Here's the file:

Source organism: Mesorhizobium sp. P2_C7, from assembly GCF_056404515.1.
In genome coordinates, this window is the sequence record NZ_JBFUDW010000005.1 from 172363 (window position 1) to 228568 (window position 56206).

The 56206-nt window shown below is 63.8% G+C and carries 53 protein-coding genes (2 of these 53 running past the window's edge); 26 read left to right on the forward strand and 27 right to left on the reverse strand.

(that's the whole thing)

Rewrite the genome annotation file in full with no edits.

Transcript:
Source organism: Mesorhizobium sp. P2_C7, from assembly GCF_056404515.1.
In genome coordinates, this window is the sequence record NZ_JBFUDW010000005.1 from 172363 (window position 1) to 228568 (window position 56206).

The 56206-nt window shown below is 63.8% G+C and carries 53 protein-coding genes (2 of these 53 running past the window's edge); 26 read left to right on the forward strand and 27 right to left on the reverse strand.